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The Asylum’s treatment regime consisted of rest and routine. Patients were fed a nourishing diet, given fresh air and exercise, and kept occupied if possible with work and entertainments. Mechanical restraint - usually defined as a straitjacket, was seldom used, as the practice had begun to be challenged in the 1840s. Any use of restraint had to be recorded in a special register. In keeping with the concept of the Asylum as a refuge, the Victorians also believed that admission in itself was treatment, as it would remove a patient from the causes of insanity in their day-to-day lives, such as worry or emotional excitement.
There were very few medical interventions used, although both sedatives and purgatives were administered. Many of the patients were admitted with malnutrition or other physical debilities, and these were treated at the same time as a patient's mental health. The regime worked for a substantial proportion of patients: around a third of those admitted between 1870 and 1914 were discharged recovered.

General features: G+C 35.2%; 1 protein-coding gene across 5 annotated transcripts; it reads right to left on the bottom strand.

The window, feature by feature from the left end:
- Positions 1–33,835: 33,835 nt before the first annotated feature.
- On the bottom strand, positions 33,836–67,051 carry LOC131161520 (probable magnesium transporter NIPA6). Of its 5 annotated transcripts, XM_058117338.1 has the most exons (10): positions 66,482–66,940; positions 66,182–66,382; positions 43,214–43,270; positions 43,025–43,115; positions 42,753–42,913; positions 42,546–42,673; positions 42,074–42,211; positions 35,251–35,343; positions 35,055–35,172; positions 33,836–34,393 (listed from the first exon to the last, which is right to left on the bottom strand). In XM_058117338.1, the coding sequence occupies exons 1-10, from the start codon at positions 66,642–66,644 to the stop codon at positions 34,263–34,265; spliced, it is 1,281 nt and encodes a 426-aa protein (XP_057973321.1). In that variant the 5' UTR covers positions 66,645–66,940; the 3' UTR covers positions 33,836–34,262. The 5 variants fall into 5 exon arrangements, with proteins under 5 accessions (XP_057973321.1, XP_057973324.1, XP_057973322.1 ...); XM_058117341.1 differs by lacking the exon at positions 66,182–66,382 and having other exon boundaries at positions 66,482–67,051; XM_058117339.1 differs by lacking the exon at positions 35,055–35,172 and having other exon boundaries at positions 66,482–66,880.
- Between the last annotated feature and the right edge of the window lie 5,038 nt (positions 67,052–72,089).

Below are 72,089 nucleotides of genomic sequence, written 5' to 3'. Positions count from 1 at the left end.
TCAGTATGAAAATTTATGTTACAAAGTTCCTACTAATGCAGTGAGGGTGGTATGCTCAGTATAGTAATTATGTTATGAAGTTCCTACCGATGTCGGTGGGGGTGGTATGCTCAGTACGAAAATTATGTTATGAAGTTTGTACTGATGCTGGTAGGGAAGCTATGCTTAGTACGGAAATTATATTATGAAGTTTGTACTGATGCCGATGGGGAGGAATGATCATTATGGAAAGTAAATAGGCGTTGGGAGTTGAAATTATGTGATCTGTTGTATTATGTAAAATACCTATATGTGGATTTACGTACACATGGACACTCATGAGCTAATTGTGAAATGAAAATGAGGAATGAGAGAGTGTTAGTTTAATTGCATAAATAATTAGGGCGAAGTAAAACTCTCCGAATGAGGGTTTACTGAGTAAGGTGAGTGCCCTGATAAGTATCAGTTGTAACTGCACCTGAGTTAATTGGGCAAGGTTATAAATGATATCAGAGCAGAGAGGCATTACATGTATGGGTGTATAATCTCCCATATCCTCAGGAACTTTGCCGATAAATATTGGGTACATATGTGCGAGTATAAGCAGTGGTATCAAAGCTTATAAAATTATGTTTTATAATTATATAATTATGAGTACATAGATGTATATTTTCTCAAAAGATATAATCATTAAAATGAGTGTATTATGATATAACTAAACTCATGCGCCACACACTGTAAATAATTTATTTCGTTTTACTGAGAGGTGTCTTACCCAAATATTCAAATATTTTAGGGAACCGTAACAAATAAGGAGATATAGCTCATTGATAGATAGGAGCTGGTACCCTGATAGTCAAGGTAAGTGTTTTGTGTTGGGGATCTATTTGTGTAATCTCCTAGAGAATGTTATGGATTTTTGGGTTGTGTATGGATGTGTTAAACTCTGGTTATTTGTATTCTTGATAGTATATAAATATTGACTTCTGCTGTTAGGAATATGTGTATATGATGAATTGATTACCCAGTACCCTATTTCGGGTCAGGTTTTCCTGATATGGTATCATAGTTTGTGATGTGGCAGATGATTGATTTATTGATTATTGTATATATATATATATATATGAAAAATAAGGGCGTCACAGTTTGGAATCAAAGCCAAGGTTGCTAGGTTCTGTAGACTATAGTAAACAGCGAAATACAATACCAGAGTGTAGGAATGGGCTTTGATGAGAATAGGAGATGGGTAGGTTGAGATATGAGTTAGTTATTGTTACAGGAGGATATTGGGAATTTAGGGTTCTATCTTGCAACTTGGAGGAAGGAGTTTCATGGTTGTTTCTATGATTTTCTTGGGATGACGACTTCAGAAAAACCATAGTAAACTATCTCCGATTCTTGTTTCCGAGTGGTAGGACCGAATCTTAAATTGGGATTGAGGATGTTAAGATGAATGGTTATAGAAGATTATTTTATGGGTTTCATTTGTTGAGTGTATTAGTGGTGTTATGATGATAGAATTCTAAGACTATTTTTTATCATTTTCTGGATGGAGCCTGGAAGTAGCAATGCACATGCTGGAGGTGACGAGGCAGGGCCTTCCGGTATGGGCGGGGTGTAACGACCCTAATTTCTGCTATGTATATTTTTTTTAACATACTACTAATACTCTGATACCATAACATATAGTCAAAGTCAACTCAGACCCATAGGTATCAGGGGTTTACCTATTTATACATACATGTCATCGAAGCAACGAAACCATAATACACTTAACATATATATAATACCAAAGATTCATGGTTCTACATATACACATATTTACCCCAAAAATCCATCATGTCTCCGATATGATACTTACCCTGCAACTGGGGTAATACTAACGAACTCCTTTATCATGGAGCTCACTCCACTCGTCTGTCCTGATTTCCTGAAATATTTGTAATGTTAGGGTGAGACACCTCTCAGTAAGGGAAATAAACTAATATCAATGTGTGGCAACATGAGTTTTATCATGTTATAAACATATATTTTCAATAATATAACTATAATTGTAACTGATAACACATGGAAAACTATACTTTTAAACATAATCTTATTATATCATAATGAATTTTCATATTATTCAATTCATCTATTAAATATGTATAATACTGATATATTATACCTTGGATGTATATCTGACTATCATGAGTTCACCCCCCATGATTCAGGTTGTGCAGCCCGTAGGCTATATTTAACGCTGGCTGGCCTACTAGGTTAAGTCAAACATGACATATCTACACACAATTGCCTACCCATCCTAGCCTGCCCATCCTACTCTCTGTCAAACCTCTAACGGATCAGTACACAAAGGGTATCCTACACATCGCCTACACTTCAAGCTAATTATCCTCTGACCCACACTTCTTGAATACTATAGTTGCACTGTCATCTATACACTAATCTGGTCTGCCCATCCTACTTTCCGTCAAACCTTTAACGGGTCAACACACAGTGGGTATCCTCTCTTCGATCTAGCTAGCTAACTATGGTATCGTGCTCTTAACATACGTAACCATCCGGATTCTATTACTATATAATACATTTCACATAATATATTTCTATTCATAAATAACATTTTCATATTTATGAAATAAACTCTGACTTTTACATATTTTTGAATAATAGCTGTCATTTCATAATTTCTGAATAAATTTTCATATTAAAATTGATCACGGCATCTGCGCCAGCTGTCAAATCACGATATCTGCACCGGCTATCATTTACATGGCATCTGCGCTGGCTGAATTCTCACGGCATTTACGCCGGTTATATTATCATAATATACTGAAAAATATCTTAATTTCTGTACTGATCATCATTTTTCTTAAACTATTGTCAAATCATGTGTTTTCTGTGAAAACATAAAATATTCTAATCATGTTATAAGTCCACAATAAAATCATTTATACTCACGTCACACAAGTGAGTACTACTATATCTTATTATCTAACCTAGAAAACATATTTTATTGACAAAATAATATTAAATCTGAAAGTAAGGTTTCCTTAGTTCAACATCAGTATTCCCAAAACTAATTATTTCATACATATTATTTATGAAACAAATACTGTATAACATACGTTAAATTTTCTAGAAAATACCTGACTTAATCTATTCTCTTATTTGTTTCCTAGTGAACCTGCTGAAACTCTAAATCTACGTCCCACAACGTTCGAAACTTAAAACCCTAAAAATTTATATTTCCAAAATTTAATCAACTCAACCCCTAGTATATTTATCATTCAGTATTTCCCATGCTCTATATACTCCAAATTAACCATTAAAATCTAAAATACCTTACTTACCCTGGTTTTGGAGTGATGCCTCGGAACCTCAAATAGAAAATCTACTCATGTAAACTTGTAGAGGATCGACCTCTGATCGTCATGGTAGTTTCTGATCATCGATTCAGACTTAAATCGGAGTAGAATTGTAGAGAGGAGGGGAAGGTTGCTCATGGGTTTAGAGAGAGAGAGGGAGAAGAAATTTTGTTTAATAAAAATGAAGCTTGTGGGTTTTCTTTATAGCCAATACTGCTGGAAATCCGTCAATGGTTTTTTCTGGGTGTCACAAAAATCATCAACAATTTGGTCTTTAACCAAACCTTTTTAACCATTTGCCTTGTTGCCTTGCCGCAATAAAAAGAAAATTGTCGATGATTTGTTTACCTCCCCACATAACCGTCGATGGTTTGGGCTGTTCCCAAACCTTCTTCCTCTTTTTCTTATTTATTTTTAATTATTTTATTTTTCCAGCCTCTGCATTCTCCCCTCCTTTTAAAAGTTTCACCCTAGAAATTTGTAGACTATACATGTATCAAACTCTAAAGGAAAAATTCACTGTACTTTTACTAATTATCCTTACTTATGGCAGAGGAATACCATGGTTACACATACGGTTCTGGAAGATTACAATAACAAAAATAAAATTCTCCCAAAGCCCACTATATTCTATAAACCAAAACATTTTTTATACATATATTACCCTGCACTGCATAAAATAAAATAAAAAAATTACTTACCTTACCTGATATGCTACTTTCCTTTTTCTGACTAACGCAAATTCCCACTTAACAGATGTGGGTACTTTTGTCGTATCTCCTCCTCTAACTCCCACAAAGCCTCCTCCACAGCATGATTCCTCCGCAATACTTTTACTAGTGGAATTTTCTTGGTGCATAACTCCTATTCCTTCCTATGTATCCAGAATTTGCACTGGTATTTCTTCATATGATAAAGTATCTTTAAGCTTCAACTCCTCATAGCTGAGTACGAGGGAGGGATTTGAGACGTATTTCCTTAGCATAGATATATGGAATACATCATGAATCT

Patients worked on the farm and in the gardens and laundry, and did cleaning, sewing, and shoemaking, which acted as early forms of occupational therapy. If their condition improved, they were gradually given greater freedoms, progressing from walking round the outside airing courts to going on supervised walks and outings.
Those patients who had recovered enough to go home were discharged on probation and given a monetary allowance so that they did not have to find work immediately. They were discharged after a month if they managed to cope in the outside world.
Founding the Asylum
Patients in Victorian Fair Mile
Early years at Fair Mile
1 response(s) so far…
Lynn DavisPosted on the : 3 Aug 2011
I found this gallery very informative. In my FH research I have found a relative who died at Cholsey in 1900 and I think quite a lot of the general information will probably apply to the Portsmouth Asylum where my gt grandfather died in 1907. Thank you for making these archives available. I hope to be contacting you for more information in due course - if I can't find it on the webpage.
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